I have no doubt there are legitimate grounds for objecting to some of Sotomayor's judicial opinions.  Doing that, as well as vigorously questioning her on important areas where she has little record (such as executive power disputes), is not only legitimate, but vital.  But the attacks thus far -- not just from the Right but from the sterling Respectable Intellectual Center -- say far, far more about the critics than they do about her.  How can her "empathy" views possibly be distinguished from what Sam Alito -- at Tom Coburn's urging -- said when he was confirmed?

 

UPDATEThe focus on the three instances in which Sotomayor's rulings were reversed is equally inane.  Reversals of that sort are a standard part of how the appellate justice system works and hardly means that a judge's abilities should be called into question.  Any judge who sits on the bench long enough will make erroneous rulings at times. Many times, the Supreme Court makes new law when reversing and other times it is the Supreme Court's majority that errs.  

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But leave all that to the side:  again, look at how Alito's reversals were treated, even though there were more of them and involved weightier questions:

* In a well-known 1991 case, Planned Parenthood of Southeastern Pennsylvania v. Casey, Alito wrote a sole dissent supporting a state requirement that women inform their husbands before being permitted to obtain an abortion; the Supreme Court later rejected his view.

* In 2000, Alito ruled that Congress could not penalize state governments for failing to comply with the Family and Medical Leave Act; in 2003, the Supreme Court, by a 6-3 vote (including Chief Judge Rehnquist) rejected that conclusion, and ruled that states could be penalized.

* In a 2004 death penalty case which Alito decided -- Rompilla v. Horn --Alito rejected the defendant's argument that his attorney's had failed to do conduct an adequate investigation to prepare for his sentencing hearing. The Supreme Court reversed Alito's decision, ruling that the defense attorney's failure to even review evidence they knew the prosecution was going to introduce at sentencing violated the Sixth Amendment.

There are numerous other instances where Alito's rulings were repudiated either by the Supreme Court or even his own Circuit.  Judge for yourself if those were treated the same way as Sotomayor's more limited and less meaningful instances of reversals.  Was the argument made that this proved Alito was inept, intellectually deficient, and chosen soley for "identity politics" in order to attract the key Italian and Catholic voting blocs?

 

UPDATE II:  Daily Kos' Jed Lewison found the video of the above-transcribed statement from Alito.  This should be played on every cable news show where a Sotomayor opponent complains about the use of "empathy" in judicial decision-making:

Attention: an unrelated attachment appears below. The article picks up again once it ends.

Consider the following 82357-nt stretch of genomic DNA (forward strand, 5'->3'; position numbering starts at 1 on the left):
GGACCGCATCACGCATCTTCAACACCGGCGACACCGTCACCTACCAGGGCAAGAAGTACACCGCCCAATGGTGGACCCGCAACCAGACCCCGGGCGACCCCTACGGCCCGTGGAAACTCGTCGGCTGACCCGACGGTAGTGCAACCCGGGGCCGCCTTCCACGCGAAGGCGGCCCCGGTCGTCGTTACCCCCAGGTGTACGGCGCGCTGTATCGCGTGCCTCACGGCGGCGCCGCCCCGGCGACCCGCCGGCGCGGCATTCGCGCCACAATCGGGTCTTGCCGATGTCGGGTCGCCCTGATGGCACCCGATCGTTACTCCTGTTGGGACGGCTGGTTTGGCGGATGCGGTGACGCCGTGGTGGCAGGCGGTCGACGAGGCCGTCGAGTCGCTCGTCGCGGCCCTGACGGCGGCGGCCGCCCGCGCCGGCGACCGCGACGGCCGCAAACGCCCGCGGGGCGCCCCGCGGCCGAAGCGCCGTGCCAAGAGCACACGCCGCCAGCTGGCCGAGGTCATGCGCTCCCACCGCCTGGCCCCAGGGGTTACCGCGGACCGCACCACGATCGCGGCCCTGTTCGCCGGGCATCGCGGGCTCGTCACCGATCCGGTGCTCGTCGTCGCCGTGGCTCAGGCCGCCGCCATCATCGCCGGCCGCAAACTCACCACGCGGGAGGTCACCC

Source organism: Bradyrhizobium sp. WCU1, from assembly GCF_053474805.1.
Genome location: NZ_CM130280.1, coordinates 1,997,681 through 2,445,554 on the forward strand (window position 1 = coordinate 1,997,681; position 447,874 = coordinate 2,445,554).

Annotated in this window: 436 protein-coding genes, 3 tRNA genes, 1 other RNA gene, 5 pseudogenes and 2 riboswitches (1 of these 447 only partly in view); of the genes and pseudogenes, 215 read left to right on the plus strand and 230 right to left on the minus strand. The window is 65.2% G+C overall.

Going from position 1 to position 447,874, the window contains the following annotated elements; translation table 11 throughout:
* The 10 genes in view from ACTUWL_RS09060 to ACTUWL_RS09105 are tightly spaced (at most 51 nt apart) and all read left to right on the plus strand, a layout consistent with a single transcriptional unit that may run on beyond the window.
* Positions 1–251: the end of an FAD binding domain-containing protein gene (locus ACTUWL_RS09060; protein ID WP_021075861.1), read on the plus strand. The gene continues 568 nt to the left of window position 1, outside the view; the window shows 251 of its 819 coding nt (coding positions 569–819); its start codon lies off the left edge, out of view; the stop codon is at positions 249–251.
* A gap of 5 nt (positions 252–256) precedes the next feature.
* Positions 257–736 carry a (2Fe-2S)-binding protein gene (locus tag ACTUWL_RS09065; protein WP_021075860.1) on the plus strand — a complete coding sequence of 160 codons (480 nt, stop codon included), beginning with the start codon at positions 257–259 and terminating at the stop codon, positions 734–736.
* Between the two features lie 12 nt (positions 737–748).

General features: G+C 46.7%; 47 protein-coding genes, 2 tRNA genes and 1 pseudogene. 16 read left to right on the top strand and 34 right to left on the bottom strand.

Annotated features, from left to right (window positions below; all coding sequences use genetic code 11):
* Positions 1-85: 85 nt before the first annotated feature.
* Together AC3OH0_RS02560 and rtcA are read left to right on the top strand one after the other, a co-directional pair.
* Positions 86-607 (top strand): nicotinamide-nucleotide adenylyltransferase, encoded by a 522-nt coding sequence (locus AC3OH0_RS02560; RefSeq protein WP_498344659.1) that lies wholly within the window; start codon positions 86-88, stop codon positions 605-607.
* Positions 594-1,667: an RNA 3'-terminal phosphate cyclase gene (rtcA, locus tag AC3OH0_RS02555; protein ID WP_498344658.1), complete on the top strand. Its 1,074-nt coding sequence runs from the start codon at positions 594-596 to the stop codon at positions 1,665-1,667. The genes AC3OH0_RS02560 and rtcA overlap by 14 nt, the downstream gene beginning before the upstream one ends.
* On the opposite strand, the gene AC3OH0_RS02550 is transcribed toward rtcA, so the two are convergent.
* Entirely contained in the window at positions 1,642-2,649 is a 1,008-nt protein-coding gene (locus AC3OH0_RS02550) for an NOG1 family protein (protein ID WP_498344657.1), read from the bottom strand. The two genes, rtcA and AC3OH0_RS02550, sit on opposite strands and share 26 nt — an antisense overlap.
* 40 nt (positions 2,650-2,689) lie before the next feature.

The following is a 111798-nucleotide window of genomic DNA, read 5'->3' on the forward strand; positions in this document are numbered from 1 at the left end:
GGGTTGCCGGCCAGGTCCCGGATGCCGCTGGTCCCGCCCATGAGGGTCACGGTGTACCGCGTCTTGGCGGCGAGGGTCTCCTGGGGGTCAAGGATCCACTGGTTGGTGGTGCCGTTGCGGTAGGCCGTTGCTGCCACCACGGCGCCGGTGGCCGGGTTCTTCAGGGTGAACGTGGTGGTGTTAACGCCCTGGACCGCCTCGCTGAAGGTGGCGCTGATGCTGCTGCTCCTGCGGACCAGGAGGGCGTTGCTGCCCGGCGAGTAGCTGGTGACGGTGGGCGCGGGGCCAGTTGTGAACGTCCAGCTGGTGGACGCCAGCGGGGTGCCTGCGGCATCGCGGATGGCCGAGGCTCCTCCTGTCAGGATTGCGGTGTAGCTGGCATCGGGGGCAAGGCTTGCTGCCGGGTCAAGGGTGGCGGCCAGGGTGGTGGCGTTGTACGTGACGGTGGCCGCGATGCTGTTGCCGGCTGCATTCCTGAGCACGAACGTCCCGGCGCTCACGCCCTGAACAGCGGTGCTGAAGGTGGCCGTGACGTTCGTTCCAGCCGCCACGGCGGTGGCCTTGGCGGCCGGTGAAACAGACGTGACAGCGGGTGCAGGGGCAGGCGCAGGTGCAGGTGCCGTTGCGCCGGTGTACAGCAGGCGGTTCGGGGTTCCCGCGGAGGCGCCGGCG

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Knight-Ridder, by Steven Henderson, "Many of Alito's rulings have been at odds with Supreme Court," 11/1/2005:

WASHINGTON -- Samuel Alito once wrote that employees who allege sex discrimination ought to have a tougher time proving their claims. The Supreme Court disagreed.

Alito once argued that Congress hadn't granted state workers the family-leave benefits that are mandated for other employees. The high court rejected his thinking again.

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And Alito, now President Bush's choice to replace Justice Sandra Day O'Connor, once embraced a standard that would make it harder to punish water polluters. But the Supreme Court didn't go along.

In Alito's 15 years of rulings on the Third Circuit Court of Appeals in Philadelphia, many of his interpretations of federal law and the Constitution are at odds with established thinking and practice, and ultimately they've been rejected by large majorities on the high court he hopes to join. . . .

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In a 1996 employment discrimination case, Sheridan v. Dupont, Alito concluded in his dissent that victims of sex discrimination in the workplace should meet a higher standard of proof than was required.

Alito said proving discrimination and that the employer was responsible weren't always enough to ensure that the claim wouldn't be dismissed by a court. He based his interpretation on the rulings of another, more conservative appellate court decision, urging his colleagues on the 3rd Circuit to adopt that standard.

They didn't, and the Supreme Court later unanimously rejected that same rationale in another discrimination case, Reeves v. Sanderson Plumbing Products, in 2000. . . .

In another knotty case, Chittister v. Department of Community and Economic Development, Alito questioned Congress' power to require state governments to grant family and medical leave to men and women equally.

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Alito's opinion, which was echoed in opinions from other lower courts, would have denied protection to millions of workers whom Congress clearly intended to protect with the Family and Medical Leave Act of 1993.

The Supreme Court contradicted Alito's thinking in a 2003 ruling in Hibbs v. Nevada Department of Human Resources. The late Chief Justice William H. Rehnquist wrote the opinion.

Alito also joined another judge in 1997 in a ruling that attempted to make it more difficult to hold polluters accountable when they fouled water supplies.

Rather than applying the standards that punished companies based on how much they polluted a body of water, Alito embraced an approach that would require proof that the pollution damaged the water. The ruling, in Public Interest Research Group (PIRG) v. Magnesium Elektron, invalidated an existing $2 million fine.

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Three years later, the Supreme Court rejected Alito's analysis, saying in another case that the new standard raised "the hurdle higher than ... necessary."


Glenn Greenwald